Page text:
Can you believe that the start to the Marquette men’s lacrosse season is just TWO DAYS AWAY?
We’ve already talked about the guys returning to Marquette’s roster from last season as well as trying to figure out how the new guys fit in around the established parts of the roster. Today we’re going to talk about three big questions, I presume the three biggest questions, facing the Golden Eagles in the 2022 season.
QUESTION #1 — Can Marquette live up to Mason Woodward’s expectations for the season?
We turn to the official Marquette athletics preview for the MU defensive unit for the context of what we’re talking about here:
“Our expectation is to win the BIG EAST tournament, make it to the NCAAs and win there,” defenseman Mason Woodward said. “My biggest goal is to have the best defense in the BIG EAST, if not the country. We’ve worked really hard in the fall and especially this winter. We’ve set the expectations high.”
So, that’s a lot. Historically speaking, no, it’s not really a lot, as Marquette has two Big East tournament titles in their eight years competing in the conference. That’s actually pretty impressive, and it only takes 1) qualifying by finishing in the top four and 2) winning two games to secure that trophy. Once you h ave it, you’re automatically in the NCAA tournament, so that’s actually the easiest part of what Woodward said. Marquette is 0-2 in their two NCAA tournament games in program history, so we have to acknowledge that Woodward is calling for this year’s team to be historically great from that perspective.
Is it possible? I’m not going to stand here and tell you or Marquette’s All-American caliber defenseman that it’s not possible. It would definitely be a bit of a surprise, given that Marquette is coming off the worst season in terms of wins in program history, and the Golden Eagles are losing a metric ton of their scoring from last year, including the entirety of their top offensive midfield line. There’s also a major question to be answered about the defense, which will actually use as one of the other two questions in a minute here.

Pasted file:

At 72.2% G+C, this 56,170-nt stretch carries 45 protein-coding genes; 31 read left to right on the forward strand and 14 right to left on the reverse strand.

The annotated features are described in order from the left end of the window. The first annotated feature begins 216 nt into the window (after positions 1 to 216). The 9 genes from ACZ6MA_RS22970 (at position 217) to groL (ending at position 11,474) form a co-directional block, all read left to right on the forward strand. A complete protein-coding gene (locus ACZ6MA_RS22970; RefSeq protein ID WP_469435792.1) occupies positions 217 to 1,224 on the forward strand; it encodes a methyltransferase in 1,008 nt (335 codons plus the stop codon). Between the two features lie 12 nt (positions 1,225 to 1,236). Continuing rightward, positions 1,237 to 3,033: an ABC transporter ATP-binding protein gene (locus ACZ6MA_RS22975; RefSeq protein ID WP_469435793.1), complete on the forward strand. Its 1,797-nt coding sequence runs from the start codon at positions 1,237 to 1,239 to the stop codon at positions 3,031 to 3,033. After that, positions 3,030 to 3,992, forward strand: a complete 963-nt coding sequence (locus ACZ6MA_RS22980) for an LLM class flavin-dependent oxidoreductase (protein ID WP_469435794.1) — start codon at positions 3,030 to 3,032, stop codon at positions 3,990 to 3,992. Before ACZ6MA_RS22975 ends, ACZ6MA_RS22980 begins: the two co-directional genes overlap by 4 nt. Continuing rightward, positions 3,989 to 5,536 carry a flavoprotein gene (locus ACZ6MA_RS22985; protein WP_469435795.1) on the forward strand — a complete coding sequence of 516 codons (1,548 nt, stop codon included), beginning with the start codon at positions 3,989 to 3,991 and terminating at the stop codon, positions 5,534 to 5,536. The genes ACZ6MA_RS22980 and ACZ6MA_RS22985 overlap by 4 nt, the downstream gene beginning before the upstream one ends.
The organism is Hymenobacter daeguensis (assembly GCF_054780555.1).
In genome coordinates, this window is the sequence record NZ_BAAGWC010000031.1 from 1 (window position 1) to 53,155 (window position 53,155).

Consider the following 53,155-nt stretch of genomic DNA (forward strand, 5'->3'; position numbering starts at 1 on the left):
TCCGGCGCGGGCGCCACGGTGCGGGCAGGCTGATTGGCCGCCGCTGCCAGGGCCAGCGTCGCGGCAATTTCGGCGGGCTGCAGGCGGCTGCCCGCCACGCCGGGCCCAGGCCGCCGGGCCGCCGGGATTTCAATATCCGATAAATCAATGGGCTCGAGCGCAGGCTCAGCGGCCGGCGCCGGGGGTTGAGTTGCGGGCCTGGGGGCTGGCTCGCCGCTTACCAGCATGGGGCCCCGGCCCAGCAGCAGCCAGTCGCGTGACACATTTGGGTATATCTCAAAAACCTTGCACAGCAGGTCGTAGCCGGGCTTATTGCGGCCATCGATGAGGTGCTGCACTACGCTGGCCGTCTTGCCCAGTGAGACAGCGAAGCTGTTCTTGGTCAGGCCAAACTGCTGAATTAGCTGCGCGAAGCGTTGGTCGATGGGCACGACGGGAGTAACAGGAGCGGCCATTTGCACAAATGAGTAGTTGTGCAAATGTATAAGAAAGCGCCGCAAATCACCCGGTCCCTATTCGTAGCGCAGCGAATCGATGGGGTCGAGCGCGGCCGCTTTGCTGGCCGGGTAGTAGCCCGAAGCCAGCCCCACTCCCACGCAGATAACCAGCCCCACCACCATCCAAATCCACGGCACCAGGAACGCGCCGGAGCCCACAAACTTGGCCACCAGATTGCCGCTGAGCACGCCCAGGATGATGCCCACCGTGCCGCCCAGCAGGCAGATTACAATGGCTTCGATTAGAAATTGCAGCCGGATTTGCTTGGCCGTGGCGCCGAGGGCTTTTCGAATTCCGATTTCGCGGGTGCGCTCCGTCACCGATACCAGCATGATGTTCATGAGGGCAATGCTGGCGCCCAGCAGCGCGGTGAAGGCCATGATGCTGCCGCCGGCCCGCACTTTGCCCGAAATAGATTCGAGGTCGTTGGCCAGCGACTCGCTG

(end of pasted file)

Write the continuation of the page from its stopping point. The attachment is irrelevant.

It’s going to take some big time plays, game in and game out, from a lot of guys on the roster, some of whom are being asked to play a much bigger role than they’ve ever played before. Can it be done? I don’t know for certain but I’ll be happy to jump up and down to celebrate it if the guys can pull it off.
QUESTION #2 — Who’s going to play goalie for Marquette?
We talked about this a little bit when looking at MU’s newcomers this season. Max Christides played 10 games across two seasons for UMass Lowell with seven starts a year ago. That makes him the only goalie in a Golden Eagles uniform with live Division 1 game experience, so you’d think that makes him the obvious pick to start Game #1 or at the very least give him the inside track to that.
It’s going to be up to the coaching staff to decide whether or not Christides is the best pick game after game. Michael Allieri and Jamie Grant are both on the roster as well this season after spending the 2021 campaign on the sidelines for the Golden Eagles. I think it’s a safe bet that head coach Andrew Stimmel and his staff went out of their way to bring in a goalie as a transfer because they knew they needed a third option on the roster if nothing else. There’s also a reasonable train of thought that brings you to the idea that Stimmel knew he needed a better option than Allieri or Grant in the cage.